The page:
Confronting the Elevator

I talked a few days ago about stuttering in and around the elevator. I’m getting “better” at it.

I found out a few days ago that a person in my new office probably knows someone who I used to work with back in the States. Let’s call the guy here “A.” The person who I know back in the States has a name that starts with a hard K sound. First and last name!

Let’s step back and see how stuttering success could be measured:

1. If I put off speaking to someone because I’m afraid of a stutter, but then talk to them eventually, is that good?
2. If I don’t put off speaking to someone and then stutter while I speak to them, is that good?

I’d count both of them as a success, frankly. I suppose as long as in the first instance the time isn’t too long. You can’t put something off for weeks. Maybe a few days.

Anyway, I put off asking A for a few days because I didn’t feel like stuttering, I didn’t have to know that he knew this other person, and I didn’t know what kind of response he’d have anyway. Would it be awkward or something?

But he’s a really friendly guy and quite talkative.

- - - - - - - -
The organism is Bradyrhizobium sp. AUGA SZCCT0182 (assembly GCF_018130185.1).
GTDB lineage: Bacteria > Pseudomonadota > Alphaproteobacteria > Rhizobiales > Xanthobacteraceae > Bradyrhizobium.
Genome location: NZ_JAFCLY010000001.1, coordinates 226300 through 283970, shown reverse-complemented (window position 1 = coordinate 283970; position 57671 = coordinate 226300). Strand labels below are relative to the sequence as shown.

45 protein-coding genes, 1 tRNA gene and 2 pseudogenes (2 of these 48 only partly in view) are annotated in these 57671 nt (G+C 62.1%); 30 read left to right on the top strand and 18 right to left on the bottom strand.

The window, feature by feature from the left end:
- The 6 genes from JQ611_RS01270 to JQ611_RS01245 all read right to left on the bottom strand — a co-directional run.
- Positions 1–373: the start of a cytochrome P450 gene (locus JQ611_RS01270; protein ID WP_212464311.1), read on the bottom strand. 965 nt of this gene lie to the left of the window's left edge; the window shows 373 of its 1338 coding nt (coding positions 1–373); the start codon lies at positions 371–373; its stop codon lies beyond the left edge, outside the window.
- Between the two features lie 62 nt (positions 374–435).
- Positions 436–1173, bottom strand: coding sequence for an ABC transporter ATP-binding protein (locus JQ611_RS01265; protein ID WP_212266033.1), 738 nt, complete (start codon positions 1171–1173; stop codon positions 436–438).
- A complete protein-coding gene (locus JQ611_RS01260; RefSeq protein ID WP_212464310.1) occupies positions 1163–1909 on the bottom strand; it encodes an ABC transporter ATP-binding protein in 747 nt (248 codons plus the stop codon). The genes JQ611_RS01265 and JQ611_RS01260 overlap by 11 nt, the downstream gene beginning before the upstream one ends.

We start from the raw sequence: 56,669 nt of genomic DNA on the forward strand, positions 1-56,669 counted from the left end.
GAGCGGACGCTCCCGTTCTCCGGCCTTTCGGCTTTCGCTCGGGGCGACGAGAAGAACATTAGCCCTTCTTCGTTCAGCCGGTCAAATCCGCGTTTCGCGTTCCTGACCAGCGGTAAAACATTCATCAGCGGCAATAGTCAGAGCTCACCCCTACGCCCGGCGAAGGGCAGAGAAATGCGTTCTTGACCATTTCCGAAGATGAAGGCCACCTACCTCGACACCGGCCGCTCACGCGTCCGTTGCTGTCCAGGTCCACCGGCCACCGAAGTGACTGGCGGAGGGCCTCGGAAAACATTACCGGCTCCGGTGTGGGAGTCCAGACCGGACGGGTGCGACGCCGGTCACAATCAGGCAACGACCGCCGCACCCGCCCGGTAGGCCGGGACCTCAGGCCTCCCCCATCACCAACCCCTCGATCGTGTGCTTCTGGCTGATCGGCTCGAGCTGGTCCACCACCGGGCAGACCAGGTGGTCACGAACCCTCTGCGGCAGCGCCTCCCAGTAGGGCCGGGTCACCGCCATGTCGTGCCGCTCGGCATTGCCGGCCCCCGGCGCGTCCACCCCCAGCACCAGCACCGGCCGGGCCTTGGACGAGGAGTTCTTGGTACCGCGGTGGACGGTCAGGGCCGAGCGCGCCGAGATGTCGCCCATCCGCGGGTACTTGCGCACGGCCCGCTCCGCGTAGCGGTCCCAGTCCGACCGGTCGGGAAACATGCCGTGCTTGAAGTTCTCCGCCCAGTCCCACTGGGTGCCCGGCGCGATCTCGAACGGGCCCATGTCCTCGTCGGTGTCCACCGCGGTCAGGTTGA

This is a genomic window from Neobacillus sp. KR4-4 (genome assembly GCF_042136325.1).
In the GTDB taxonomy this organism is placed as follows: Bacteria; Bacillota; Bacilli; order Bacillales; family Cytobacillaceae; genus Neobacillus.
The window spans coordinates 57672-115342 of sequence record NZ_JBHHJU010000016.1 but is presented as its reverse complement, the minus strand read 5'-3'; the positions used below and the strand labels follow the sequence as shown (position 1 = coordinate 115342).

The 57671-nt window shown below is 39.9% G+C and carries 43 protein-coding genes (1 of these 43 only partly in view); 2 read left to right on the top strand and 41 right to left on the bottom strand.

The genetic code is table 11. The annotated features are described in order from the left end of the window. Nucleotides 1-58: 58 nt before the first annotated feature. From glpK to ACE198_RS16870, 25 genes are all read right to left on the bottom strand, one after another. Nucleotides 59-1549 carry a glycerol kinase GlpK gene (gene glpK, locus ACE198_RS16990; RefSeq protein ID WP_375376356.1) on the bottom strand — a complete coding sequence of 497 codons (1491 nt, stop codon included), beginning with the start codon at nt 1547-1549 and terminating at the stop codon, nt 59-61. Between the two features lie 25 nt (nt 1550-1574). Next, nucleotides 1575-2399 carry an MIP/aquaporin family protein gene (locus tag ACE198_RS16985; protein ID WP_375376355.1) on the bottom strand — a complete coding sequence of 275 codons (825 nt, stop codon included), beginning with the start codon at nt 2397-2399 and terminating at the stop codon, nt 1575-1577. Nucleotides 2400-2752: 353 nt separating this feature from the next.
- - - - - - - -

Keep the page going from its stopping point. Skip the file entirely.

So the other day he and I were in the elevator, and there was also someone else in there. Sometimes when I’m so afraid of speaking and know I’ll stutter, I’ll just start talking before my brain realizes what’s going on and what a bad idea this is.

That’s what I did.

I bumbled through the introduction, sort of saying what office I was in. Then started slowly pushing out the name. It wasn’t too bad, actually. He maintained eye contact and waited patiently. (A is British — I’m wondering if they’re wired slightly differently after the whole King’s Speech thing?).

Anyway, he said he did know this person, and then gave me a little information on what she is doing now and where she is. And that was that!

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